Eye in the Sky: Front Seven

O'Malley's review of the front seven's standout performance in Saturday's 40-point victory over Navy.

My initial defensive MVP award went to sophomore defensive end/freak of nature, Stephon Tuitt, and while the sophomore defensive lineman played well, further film study showed a pair of outside 'backers who performed their duties on the edge equally well:


Junior Prince Shembo showed a comfort level as a 4-3 defensive end, sliding down the line to take out quarterback Trey Miller at scrimmage on the first series. He predictably looked adept controlling and coming off the edge as a down lineman, recording a sack thanks to a push up the middle by defensive linemen Louis Nix and Stephon Tuitt, and recording a quarterback pressure that led to Manti Te'o's first career interception. Shembo also negated a sack by Kapron Lewis-Moore with a needless face mask as he joined the fray late.

Shembo's tag-team partner at Cat linebacker and as an edge rusher, sophomore Ishaq Williams, played the best game of his career, and it started on The Opening drive. Williams' hit on Miller forced an early pitch that redshirt-freshman Matthias Farley was able to control in space, limiting a 2nd and 7 situation to four yards. Williams then tripped up Miller on an option keeper to the opposite side, forcing a 4th and 1 the Irish subsequently stuffed.

The rangy sophomore showed great versatility throughout, stopping a fullback dive, providing outside pressure to force an errant throw, forcing a fumble late on an option pitch, and notably, diagnosing a play-action pass by Miller, closing on the quarterback with two quick steps, and forcing a fumble that led to Stephon Tuitt's 77-yard scoop and score, a play that effectively put Navy in panic mode for the remainder of the contest.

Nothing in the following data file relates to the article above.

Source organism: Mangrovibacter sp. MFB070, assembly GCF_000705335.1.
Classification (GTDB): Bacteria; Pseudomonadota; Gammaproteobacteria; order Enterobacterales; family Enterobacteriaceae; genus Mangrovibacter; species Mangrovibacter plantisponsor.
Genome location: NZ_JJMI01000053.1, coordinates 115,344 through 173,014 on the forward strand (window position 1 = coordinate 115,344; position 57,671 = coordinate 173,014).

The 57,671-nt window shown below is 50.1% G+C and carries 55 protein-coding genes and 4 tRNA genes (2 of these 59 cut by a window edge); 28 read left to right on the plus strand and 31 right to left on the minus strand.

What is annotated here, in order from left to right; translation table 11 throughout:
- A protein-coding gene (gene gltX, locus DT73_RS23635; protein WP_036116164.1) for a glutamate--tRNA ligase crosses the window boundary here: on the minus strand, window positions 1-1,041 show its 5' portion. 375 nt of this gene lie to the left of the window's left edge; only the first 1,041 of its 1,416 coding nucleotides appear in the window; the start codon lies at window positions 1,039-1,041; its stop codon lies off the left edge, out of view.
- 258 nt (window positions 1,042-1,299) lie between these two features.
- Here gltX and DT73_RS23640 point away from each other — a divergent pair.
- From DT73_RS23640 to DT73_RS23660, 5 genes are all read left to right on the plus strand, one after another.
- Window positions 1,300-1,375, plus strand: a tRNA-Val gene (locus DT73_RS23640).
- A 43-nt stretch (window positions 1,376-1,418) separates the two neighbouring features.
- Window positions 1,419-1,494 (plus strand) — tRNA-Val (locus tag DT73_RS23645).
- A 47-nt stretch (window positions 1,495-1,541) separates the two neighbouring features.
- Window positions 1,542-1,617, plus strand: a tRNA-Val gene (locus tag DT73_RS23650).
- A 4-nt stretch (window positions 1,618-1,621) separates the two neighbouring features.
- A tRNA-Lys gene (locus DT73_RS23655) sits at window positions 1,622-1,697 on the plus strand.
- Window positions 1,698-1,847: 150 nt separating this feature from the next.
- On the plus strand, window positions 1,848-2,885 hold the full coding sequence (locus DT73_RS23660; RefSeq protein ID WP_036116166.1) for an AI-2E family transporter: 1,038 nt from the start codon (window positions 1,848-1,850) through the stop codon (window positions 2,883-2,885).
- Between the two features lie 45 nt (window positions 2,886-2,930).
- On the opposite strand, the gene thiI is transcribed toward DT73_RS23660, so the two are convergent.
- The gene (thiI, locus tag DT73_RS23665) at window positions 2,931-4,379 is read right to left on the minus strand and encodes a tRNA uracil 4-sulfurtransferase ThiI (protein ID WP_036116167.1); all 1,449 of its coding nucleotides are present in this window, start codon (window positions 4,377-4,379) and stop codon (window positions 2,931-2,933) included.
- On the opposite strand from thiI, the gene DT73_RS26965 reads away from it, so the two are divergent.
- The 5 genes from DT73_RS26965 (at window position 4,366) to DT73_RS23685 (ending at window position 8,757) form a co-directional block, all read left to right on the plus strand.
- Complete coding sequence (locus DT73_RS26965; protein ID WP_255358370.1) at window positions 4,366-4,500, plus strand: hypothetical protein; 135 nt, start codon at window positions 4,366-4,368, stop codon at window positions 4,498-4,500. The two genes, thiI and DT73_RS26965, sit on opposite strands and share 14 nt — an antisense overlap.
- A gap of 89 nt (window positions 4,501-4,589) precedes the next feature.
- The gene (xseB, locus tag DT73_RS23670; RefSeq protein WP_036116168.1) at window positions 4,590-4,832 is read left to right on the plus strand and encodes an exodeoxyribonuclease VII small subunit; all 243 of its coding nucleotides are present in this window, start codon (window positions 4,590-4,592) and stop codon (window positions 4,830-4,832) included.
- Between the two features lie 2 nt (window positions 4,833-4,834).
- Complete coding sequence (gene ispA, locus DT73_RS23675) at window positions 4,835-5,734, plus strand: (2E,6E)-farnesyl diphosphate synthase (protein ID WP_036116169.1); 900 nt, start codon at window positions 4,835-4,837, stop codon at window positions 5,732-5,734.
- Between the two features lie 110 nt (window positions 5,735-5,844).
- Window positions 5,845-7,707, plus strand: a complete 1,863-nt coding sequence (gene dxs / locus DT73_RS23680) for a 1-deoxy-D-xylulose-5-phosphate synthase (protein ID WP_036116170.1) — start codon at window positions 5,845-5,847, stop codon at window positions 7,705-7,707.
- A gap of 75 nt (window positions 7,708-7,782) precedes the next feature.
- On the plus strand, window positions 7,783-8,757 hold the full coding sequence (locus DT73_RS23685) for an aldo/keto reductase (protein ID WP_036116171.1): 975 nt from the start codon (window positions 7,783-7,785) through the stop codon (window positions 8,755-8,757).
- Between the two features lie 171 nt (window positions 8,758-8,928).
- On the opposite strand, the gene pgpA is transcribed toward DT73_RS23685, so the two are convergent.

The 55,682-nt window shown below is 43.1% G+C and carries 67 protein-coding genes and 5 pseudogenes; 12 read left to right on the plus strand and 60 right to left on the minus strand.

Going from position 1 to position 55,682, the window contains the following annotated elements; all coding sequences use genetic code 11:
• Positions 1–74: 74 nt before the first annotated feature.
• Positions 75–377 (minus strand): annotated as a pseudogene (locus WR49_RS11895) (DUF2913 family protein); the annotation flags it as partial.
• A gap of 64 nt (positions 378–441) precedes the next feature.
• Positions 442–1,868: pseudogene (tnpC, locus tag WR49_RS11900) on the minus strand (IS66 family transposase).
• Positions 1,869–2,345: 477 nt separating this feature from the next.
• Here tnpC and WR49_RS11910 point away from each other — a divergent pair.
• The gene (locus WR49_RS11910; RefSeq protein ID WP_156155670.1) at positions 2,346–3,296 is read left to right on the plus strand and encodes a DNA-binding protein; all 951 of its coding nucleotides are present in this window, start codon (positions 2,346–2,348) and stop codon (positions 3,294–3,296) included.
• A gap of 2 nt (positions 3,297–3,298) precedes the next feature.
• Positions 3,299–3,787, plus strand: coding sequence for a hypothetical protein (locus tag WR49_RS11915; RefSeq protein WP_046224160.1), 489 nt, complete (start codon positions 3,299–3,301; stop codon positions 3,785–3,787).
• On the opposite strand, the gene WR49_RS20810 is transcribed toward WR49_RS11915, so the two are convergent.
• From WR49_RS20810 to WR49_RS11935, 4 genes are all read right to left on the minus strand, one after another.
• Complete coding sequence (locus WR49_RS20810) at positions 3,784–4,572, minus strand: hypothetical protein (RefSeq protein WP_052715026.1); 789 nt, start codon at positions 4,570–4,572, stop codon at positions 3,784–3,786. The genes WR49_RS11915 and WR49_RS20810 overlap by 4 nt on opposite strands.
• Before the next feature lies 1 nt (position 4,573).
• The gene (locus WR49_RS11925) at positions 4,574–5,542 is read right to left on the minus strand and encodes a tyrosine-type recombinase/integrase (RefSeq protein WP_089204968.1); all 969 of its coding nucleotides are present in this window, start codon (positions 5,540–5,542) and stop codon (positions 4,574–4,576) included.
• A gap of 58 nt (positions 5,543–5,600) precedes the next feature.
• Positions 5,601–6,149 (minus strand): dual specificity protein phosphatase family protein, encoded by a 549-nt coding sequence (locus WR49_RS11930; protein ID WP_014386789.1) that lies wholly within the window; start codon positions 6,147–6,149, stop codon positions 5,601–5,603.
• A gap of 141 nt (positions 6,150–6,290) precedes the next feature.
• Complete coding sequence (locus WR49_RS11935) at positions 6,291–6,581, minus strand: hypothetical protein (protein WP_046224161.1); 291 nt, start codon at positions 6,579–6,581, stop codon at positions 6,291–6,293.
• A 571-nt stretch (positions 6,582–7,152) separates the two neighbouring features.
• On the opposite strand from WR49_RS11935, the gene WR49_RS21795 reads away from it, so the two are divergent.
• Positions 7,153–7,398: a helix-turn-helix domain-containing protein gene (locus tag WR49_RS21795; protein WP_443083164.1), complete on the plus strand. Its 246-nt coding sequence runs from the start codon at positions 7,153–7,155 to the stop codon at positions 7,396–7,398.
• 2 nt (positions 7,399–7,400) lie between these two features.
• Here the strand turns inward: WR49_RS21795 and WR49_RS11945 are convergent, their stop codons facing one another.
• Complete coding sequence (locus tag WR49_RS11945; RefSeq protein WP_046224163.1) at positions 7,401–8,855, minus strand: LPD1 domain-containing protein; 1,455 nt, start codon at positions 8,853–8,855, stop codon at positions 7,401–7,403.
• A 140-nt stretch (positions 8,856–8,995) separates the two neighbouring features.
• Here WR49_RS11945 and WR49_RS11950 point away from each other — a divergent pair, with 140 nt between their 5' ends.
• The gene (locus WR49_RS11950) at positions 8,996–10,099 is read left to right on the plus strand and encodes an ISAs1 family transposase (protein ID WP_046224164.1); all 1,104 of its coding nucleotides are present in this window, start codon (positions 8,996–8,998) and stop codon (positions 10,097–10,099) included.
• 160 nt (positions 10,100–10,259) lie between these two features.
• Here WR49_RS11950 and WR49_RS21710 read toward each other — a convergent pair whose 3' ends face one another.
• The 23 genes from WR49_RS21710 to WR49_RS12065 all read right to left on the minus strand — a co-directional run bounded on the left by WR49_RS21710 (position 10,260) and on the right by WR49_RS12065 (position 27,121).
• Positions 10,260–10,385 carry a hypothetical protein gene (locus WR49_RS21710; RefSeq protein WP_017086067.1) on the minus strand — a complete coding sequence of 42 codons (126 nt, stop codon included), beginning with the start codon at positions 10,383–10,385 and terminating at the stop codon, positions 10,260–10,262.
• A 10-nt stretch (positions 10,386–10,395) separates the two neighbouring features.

Disruptive D-Line

Navy threatened to breach the Irish red zone when Tuitt's 77-yard scoop-and-sprint for a score occurred, serving as the game's decisive play, one that extended Notre Dame's lead to 27-0 at the 2:12 mark of the second quarter.

Tuitt's interior push as a pass-rusher was the difference all afternoon. On the Mid's second drive, the Monroe, Ga., sophomore collapsed the pocket to force a hurried screen pass on 3rd Down that teammates Manti Te'o and Bennett Jackson stopped at scrimmage. He beat a double team on 3rd and 14 later in the second quarter that allowed a sack by Kapron Lewis-Moore (negated by Shembo's face mask), and near the end of the opening half, recorded his first sack, again with an interior push.

Tuitt's explosiveness inside when the team shifts to a 4-3 front could be the major difference in the unit this fall.

Tuitt added two more pocket pressures that resulted in a pass thrown behind a crossing route downfield and in a sack by classmate Ishaq Williams. If there's one major issue in Tuitt's game is his tendency to play a bit too high in short-yardage situations. It's a correctable error noticeable in junior nose guard Louis Nix's game as well, one that lingers from last season.

Nix was pushed six yards downfield on Navy's first third-down rush and was also caught too high on 4th and 1. It doesn't matter if you're 325 or 260 on 4th and 1 -- low man always wins. Nix though showed the quickness that makes him a weapon inside, blowing through Navy's line to force a quick pitch to the perimeter, combining with Te'o for a stop for no gain inside, and combining with Tuitt for an interior push that resulted in a second-half sack by Shembo.

Nix later added a tackle-for-loss of his own, casting aside his assigned blocker to take down quarterback Trey Miller before an option play could materialize. He doesn't give the same effort every play, but the massive junior can wreak havoc.